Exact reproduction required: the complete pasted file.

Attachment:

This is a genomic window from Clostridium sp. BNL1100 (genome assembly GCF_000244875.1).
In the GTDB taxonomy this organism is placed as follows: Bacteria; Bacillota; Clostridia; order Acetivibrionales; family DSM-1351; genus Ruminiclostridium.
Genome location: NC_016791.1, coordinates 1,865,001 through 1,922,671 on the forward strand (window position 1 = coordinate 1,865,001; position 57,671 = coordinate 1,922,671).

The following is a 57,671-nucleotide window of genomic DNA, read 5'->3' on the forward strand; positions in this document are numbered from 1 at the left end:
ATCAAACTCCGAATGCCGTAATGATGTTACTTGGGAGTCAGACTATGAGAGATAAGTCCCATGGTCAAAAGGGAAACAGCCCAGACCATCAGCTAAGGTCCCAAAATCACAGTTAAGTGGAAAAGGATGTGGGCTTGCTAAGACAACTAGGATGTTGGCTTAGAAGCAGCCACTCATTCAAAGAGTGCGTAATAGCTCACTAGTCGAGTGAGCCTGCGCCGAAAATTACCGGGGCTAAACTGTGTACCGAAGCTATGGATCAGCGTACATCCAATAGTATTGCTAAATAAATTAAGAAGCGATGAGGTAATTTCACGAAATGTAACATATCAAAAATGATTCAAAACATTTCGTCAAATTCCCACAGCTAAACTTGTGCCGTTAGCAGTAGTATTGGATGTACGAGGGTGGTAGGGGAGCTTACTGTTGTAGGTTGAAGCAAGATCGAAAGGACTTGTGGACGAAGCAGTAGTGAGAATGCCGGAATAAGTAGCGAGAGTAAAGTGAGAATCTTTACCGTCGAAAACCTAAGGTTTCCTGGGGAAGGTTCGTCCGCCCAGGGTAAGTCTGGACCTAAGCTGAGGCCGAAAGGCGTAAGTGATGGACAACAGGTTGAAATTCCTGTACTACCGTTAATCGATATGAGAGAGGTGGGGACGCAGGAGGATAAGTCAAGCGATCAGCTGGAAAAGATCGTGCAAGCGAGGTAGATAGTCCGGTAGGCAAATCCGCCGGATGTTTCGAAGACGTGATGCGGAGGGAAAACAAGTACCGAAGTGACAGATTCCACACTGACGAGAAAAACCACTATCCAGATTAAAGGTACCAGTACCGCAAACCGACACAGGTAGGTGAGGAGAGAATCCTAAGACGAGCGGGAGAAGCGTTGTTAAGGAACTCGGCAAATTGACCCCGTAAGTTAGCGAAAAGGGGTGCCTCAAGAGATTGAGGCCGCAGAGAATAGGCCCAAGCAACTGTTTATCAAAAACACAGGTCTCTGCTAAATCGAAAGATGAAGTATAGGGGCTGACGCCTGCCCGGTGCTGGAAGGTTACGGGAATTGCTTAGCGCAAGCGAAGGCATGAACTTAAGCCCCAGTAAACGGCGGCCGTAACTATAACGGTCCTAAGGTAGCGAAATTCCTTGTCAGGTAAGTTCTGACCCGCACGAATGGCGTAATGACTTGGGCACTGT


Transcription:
This is a genomic window from Clostridium sp. BNL1100 (genome assembly GCF_000244875.1).
In the GTDB taxonomy this organism is placed as follows: Bacteria; Bacillota; Clostridia; order Acetivibrionales; family DSM-1351; genus Ruminiclostridium.
Genome location: NC_016791.1, coordinates 1,865,001 through 1,922,671 on the forward strand (window position 1 = coordinate 1,865,001; position 57,671 = coordinate 1,922,671).

The following is a 57,671-nucleotide window of genomic DNA, read 5'->3' on the forward strand; positions in this document are numbered from 1 at the left end:
ATCAAACTCCGAATGCCGTAATGATGTTACTTGGGAGTCAGACTATGAGAGATAAGTCCCATGGTCAAAAGGGAAACAGCCCAGACCATCAGCTAAGGTCCCAAAATCACAGTTAAGTGGAAAAGGATGTGGGCTTGCTAAGACAACTAGGATGTTGGCTTAGAAGCAGCCACTCATTCAAAGAGTGCGTAATAGCTCACTAGTCGAGTGAGCCTGCGCCGAAAATTACCGGGGCTAAACTGTGTACCGAAGCTATGGATCAGCGTACATCCAATAGTATTGCTAAATAAATTAAGAAGCGATGAGGTAATTTCACGAAATGTAACATATCAAAAATGATTCAAAACATTTCGTCAAATTCCCACAGCTAAACTTGTGCCGTTAGCAGTAGTATTGGATGTACGAGGGTGGTAGGGGAGCTTACTGTTGTAGGTTGAAGCAAGATCGAAAGGACTTGTGGACGAAGCAGTAGTGAGAATGCCGGAATAAGTAGCGAGAGTAAAGTGAGAATCTTTACCGTCGAAAACCTAAGGTTTCCTGGGGAAGGTTCGTCCGCCCAGGGTAAGTCTGGACCTAAGCTGAGGCCGAAAGGCGTAAGTGATGGACAACAGGTTGAAATTCCTGTACTACCGTTAATCGATATGAGAGAGGTGGGGACGCAGGAGGATAAGTCAAGCGATCAGCTGGAAAAGATCGTGCAAGCGAGGTAGATAGTCCGGTAGGCAAATCCGCCGGATGTTTCGAAGACGTGATGCGGAGGGAAAACAAGTACCGAAGTGACAGATTCCACACTGACGAGAAAAACCACTATCCAGATTAAAGGTACCAGTACCGCAAACCGACACAGGTAGGTGAGGAGAGAATCCTAAGACGAGCGGGAGAAGCGTTGTTAAGGAACTCGGCAAATTGACCCCGTAAGTTAGCGAAAAGGGGTGCCTCAAGAGATTGAGGCCGCAGAGAATAGGCCCAAGCAACTGTTTATCAAAAACACAGGTCTCTGCTAAATCGAAAGATGAAGTATAGGGGCTGACGCCTGCCCGGTGCTGGAAGGTTACGGGAATTGCTTAGCGCAAGCGAAGGCATGAACTTAAGCCCCAGTAAACGGCGGCCGTAACTATAACGGTCCTAAGGTAGCGAAATTCCTTGTCAGGTAAGTTCTGACCCGCACGAATGGCGTAATGACTTGGGCACTGT